Next to call was my Ole Miss fraternity little brother, Jerry Center.

“We are at 3800-feet elevation here in Scaly Mount, North Carolina, so come stay with us, and I guarantee you won’t get flooded!”

Mike and Frances, plus S.P. Crockett, called from Mobile to offer a refuge, a place of respite, although they ain’t at 3800 feet, nor did they offer a Rolls limo.

Little Dave called from Anderson, South Carolina, and pledged that Pat would have tomato pies for breakfast if we refugeed with them.

Cuddin Nancy from Atlanta offered another mountaintop cabin in Georgia.

Had two calls from California yesterday: Cal-Bob bumped his ante to a Lear jet pickup, to take us to the Rolls limo. He also said he and Dorie and their prayer chain had stayed up until 3 a.m. praying for us the night before, then he prayed for me over the phone.

Then George Who Married Monica Bubbles checked in to see if we needed to come to Hollywood, and bring his in-laws who’re close by. How big is a Lear jet, anyway? The Rolls limo is a ten-passenger, Cal-Bob says.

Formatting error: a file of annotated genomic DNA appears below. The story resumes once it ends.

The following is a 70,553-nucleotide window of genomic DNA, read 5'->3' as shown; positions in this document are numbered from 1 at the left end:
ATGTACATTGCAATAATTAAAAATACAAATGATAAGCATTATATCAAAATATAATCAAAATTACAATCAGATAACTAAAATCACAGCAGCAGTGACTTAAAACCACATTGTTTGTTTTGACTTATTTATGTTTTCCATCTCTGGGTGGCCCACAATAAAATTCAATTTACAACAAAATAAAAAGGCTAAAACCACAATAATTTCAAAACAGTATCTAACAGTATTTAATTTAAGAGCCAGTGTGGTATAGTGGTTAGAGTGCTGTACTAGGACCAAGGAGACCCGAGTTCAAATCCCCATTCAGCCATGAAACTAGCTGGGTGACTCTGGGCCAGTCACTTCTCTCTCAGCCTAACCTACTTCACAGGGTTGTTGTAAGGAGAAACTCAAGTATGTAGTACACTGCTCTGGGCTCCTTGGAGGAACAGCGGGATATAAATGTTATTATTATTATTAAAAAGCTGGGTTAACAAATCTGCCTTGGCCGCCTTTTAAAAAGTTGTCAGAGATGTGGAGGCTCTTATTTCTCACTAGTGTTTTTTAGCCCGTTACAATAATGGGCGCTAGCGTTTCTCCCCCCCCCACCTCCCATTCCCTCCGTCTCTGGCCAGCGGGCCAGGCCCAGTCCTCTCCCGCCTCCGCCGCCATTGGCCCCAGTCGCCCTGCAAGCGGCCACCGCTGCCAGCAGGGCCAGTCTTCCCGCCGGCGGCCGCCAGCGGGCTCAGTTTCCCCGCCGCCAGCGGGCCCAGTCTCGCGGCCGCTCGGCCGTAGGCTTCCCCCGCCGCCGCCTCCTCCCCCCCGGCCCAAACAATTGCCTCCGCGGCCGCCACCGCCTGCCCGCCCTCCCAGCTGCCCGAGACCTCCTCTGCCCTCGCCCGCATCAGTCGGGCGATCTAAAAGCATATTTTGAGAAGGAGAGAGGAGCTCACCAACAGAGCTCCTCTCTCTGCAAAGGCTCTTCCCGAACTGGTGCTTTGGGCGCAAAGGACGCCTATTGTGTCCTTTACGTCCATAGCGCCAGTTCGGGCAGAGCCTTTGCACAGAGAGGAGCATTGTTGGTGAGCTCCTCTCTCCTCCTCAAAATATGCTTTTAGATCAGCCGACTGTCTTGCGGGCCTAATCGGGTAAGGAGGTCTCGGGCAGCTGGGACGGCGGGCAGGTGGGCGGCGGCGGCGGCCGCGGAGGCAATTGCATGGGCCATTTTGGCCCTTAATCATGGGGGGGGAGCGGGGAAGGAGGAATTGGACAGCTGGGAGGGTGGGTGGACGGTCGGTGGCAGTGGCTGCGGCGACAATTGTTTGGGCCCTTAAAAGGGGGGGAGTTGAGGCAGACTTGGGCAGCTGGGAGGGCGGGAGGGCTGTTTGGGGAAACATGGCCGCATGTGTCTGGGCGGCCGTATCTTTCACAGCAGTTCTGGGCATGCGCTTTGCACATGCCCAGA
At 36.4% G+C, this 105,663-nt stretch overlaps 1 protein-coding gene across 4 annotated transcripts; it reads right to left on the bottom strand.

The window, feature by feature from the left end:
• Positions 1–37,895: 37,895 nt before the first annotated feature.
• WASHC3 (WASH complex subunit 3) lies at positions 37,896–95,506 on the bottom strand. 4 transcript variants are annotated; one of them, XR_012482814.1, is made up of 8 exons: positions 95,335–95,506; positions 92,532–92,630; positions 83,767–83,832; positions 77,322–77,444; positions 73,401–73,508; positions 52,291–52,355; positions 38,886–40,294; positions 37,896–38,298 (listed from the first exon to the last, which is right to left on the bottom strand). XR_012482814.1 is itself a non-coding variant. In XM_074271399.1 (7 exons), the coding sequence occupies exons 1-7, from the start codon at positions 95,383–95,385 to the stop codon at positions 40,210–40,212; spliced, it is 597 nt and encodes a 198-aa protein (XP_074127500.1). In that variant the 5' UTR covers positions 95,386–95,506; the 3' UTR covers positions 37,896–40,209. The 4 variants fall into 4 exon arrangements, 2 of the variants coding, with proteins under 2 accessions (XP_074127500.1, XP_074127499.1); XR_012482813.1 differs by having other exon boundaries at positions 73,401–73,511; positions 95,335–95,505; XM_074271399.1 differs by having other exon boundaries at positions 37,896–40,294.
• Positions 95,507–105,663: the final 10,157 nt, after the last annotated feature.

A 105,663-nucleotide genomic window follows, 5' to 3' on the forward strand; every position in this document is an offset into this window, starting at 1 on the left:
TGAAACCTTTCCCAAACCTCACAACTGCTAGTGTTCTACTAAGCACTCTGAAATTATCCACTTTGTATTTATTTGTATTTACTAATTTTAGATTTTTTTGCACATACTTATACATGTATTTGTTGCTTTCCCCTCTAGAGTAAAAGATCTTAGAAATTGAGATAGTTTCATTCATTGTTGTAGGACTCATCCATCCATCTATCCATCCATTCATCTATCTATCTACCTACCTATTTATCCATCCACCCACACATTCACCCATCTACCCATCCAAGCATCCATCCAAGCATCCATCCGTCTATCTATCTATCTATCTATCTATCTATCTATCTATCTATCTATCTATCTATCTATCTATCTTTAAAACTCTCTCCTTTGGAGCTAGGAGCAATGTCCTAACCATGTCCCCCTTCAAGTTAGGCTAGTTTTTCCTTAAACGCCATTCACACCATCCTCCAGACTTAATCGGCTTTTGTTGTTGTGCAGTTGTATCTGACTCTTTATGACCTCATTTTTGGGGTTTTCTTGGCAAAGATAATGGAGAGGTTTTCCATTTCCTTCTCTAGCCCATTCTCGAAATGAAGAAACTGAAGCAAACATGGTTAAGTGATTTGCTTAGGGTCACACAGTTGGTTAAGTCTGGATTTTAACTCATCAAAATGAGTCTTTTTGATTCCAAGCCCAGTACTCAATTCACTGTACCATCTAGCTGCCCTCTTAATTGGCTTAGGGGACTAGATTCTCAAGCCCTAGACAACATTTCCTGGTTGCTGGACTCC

What a Blessing we’re getting daily! Eric, Jamie, and Tony came out thrice from the Studio and helped tote heavy stuff upstairs. We’re not panicking, just playing it safe, and Betsy said, “What a great adventure we’re having!”  

She’s decided to take this opportunity to virtually empty the downstairs, then, flood or no flood, start cleaning and polishing floors and walls where rugs and heavy antique furniture has sat unmolested for decades, before we move back downstairs.  

Matter of fact, she’s planning an old-fashioned Sock Hop as the Flood Finale here at Brownspur: we’ll clean all the floors, apply the wax, buy several dozen pairs of white footies, and invite friends to come party and dance the night away, while polishing all the downstairs floors!  

When Cal-Bob heard that, he threw in a helicopter to land in the pasture for our rescue, to take us to the Rolls limo.

There’s a song that declares, “God can take bad, turn it into good!”  Amen!

Editor’s note from the Neills on Wednesday: